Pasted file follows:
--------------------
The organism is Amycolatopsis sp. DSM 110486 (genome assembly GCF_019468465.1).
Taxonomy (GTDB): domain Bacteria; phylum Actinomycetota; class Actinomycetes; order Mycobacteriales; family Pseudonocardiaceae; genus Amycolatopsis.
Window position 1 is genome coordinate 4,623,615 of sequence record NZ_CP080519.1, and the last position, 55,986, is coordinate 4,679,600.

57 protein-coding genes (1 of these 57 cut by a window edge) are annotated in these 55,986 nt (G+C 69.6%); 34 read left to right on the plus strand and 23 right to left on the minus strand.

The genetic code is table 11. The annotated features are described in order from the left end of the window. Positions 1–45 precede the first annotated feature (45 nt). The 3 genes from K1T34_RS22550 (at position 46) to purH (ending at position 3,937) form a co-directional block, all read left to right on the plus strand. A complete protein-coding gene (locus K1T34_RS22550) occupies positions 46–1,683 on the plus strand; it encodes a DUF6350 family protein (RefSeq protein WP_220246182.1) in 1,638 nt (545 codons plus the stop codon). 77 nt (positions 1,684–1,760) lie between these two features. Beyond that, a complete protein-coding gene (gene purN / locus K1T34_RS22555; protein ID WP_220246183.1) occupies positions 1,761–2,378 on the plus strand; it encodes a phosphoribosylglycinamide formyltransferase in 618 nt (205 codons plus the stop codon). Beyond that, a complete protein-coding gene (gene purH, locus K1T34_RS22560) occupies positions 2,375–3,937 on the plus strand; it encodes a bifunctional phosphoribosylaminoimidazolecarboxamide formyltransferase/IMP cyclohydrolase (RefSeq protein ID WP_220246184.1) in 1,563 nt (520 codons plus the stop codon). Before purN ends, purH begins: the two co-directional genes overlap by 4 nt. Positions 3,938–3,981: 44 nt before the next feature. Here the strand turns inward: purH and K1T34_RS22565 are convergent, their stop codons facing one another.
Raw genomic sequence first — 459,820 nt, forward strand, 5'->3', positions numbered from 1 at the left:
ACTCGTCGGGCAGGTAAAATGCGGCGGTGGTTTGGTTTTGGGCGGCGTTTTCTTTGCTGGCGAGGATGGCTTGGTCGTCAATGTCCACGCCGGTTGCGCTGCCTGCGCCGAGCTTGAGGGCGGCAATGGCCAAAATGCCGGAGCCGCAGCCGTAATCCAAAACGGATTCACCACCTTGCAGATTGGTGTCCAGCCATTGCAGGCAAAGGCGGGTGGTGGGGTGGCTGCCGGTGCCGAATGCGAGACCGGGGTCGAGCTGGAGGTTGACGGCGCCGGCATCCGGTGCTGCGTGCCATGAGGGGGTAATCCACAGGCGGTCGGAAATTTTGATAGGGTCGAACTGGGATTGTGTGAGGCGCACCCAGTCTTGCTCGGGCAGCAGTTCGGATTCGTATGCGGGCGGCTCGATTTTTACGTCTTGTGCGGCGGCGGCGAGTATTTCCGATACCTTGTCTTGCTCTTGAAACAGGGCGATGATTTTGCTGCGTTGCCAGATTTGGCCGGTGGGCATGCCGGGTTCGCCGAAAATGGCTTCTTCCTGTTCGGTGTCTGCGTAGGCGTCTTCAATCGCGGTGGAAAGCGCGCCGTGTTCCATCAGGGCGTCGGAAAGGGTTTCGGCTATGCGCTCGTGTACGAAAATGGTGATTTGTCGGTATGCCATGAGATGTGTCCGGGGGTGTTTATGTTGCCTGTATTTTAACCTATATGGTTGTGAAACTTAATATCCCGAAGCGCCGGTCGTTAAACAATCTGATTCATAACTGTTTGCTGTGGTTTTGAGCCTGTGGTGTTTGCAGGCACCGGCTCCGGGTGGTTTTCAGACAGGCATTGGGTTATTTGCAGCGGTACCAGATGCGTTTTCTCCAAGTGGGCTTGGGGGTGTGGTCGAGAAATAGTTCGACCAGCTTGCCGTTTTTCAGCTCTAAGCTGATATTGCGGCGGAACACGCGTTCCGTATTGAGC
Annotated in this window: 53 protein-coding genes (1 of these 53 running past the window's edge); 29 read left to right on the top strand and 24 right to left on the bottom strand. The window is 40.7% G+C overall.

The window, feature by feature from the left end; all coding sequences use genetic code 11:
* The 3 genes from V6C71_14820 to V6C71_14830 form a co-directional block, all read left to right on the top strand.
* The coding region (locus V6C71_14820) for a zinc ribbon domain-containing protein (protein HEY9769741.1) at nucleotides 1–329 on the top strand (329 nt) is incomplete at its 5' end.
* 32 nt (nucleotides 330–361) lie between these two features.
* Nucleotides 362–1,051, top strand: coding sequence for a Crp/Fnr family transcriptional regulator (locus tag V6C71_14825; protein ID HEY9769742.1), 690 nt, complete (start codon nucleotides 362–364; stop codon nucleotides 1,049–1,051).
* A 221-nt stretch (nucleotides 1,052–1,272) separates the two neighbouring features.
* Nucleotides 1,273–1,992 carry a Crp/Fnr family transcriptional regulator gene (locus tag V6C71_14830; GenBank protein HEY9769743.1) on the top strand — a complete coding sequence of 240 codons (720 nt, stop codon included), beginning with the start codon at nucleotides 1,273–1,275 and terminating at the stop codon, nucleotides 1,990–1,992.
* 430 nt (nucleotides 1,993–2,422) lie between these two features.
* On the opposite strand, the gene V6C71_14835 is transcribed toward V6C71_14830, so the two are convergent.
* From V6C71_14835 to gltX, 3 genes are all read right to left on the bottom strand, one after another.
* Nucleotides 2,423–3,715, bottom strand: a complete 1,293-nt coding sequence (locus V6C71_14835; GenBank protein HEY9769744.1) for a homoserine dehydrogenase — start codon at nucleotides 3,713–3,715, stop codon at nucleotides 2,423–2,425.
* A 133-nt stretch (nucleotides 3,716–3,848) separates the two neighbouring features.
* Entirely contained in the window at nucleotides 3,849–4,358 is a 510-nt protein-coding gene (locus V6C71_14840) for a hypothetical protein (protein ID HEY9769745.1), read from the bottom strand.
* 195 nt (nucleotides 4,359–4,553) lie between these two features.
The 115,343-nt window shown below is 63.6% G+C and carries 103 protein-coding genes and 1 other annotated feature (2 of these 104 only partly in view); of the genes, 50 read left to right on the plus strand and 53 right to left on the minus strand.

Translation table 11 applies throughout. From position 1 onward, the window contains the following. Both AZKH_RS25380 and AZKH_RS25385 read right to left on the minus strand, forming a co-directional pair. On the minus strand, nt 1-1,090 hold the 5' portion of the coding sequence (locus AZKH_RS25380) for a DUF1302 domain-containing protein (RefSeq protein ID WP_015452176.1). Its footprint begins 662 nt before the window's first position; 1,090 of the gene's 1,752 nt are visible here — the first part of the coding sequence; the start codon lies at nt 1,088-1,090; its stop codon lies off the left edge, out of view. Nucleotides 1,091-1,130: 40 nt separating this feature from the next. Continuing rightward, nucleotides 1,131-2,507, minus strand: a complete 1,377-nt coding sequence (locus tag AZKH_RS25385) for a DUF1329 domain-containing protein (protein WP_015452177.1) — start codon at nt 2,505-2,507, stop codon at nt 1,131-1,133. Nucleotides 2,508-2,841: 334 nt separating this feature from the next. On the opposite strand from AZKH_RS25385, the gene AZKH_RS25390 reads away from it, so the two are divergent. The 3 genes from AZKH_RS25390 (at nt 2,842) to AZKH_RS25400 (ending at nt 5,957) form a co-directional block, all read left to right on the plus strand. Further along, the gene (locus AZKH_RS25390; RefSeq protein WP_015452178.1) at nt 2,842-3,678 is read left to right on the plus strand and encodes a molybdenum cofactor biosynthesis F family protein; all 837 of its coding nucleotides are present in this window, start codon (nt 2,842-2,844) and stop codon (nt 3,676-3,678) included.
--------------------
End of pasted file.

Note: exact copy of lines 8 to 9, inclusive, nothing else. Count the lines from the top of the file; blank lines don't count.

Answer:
Annotated in this window: 53 protein-coding genes (1 of these 53 running past the window's edge); 29 read left to right on the top strand and 24 right to left on the bottom strand. The window is 40.7% G+C overall.

The window, feature by feature from the left end; all coding sequences use genetic code 11: